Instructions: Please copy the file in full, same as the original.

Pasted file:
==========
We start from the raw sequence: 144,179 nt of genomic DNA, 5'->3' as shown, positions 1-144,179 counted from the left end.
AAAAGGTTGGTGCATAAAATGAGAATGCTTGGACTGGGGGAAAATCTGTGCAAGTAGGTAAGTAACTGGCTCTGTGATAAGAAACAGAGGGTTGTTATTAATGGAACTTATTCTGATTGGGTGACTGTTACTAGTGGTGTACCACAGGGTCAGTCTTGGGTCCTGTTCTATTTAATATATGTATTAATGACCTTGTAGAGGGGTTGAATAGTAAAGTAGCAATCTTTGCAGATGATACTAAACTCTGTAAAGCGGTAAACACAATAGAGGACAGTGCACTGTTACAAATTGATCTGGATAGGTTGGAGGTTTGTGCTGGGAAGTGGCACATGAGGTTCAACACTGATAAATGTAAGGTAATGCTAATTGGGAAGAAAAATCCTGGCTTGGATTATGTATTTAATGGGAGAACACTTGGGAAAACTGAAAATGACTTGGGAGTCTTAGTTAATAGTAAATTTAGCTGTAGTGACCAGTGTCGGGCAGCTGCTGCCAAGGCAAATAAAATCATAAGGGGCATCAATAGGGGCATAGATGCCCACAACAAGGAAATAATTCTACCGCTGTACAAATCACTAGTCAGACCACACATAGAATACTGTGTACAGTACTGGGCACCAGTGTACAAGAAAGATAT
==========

We start from the raw sequence: 144,179 nt of genomic DNA, 5'->3' as shown, positions 1-144,179 counted from the left end.
AAAAGGTTGGTGCATAAAATGAGAATGCTTGGACTGGGGGAAAATCTGTGCAAGTAGGTAAGTAACTGGCTCTGTGATAAGAAACAGAGGGTTGTTATTAATGGAACTTATTCTGATTGGGTGACTGTTACTAGTGGTGTACCACAGGGTCAGTCTTGGGTCCTGTTCTATTTAATATATGTATTAATGACCTTGTAGAGGGGTTGAATAGTAAAGTAGCAATCTTTGCAGATGATACTAAACTCTGTAAAGCGGTAAACACAATAGAGGACAGTGCACTGTTACAAATTGATCTGGATAGGTTGGAGGTTTGTGCTGGGAAGTGGCACATGAGGTTCAACACTGATAAATGTAAGGTAATGCTAATTGGGAAGAAAAATCCTGGCTTGGATTATGTATTTAATGGGAGAACACTTGGGAAAACTGAAAATGACTTGGGAGTCTTAGTTAATAGTAAATTTAGCTGTAGTGACCAGTGTCGGGCAGCTGCTGCCAAGGCAAATAAAATCATAAGGGGCATCAATAGGGGCATAGATGCCCACAACAAGGAAATAATTCTACCGCTGTACAAATCACTAGTCAGACCACACATAGAATACTGTGTACAGTACTGGGCACCAGTGTACAAGAAAGATAT